03.The story behind the garment
When you’re buying clothes made overseas, it’s all but impossible to discover each step of the journey your clothes have taken. The clothing brands themselves can rarely trace the journey from fibre production through to textile and garment manufacture. A recent report into clothing supply chains, the Australian Fashion Report from Baptist World Aid found:
- 61% of companies didn’t know where their garments were made
- 76% didn’t know where their fabric was woven, knitted or dyed, and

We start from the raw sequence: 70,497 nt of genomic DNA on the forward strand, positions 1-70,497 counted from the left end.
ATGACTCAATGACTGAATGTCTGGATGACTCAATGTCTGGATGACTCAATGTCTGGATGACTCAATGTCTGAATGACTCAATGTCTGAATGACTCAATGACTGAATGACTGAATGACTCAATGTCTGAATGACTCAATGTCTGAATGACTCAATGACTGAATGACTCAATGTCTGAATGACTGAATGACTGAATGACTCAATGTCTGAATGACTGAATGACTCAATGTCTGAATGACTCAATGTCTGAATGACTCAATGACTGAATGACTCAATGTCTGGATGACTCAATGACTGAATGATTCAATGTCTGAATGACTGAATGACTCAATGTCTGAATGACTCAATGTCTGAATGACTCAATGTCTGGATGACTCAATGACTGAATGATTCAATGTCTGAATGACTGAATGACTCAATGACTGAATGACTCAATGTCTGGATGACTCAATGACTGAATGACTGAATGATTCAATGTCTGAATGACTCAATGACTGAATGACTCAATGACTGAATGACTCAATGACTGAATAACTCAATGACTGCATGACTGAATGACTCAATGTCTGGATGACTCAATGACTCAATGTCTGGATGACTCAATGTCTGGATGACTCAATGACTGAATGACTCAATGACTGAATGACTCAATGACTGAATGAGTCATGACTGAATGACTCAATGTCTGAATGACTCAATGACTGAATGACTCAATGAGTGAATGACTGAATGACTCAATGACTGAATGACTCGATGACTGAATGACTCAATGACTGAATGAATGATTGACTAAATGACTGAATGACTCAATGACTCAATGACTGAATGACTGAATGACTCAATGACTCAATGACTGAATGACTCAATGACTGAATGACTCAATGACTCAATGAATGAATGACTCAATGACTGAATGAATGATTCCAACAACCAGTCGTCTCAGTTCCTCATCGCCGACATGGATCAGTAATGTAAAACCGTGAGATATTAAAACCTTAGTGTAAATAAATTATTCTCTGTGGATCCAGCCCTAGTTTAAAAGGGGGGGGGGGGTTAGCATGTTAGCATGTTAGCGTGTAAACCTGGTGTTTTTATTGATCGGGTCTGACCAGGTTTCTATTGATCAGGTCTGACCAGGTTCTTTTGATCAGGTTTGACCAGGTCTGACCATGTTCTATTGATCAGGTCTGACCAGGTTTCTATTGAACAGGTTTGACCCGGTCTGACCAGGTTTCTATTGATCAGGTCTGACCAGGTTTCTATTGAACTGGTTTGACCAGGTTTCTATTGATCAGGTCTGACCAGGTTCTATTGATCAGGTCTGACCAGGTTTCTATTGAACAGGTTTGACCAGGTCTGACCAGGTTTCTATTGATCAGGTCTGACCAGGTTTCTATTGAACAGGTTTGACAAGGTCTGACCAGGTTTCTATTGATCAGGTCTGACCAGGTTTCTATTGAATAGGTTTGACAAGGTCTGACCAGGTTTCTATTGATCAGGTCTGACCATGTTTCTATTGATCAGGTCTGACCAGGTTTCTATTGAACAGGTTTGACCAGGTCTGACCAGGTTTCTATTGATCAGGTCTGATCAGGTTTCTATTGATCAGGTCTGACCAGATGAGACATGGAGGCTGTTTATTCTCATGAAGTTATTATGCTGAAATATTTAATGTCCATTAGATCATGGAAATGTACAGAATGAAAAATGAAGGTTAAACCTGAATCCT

- 93% didn’t know the origins of the raw fibre.
As Australian garment manufacturing has moved offshore, there’s been a shift in responsibility. A longer supply chain means brands may not know about safety issues and poor working conditions. Russell Mullane, CFO and group logistics manager of Sussan Group, which owns Sussan, Sportsgirl and Suzanne Grae, told CHOICE that while he’s confident the company is acting ethically by conducting factory audits, it can’t monitor every link in the supply chain continuously. “We live in Australia and it’s happening way up yonder. How can we really know?”
But ethical clothing campaigners are adamant companies should be responsible for their entire supply chain. They say poor working conditions are a result of companies’ sourcing practices that put pressure on suppliers to cut prices further down the line.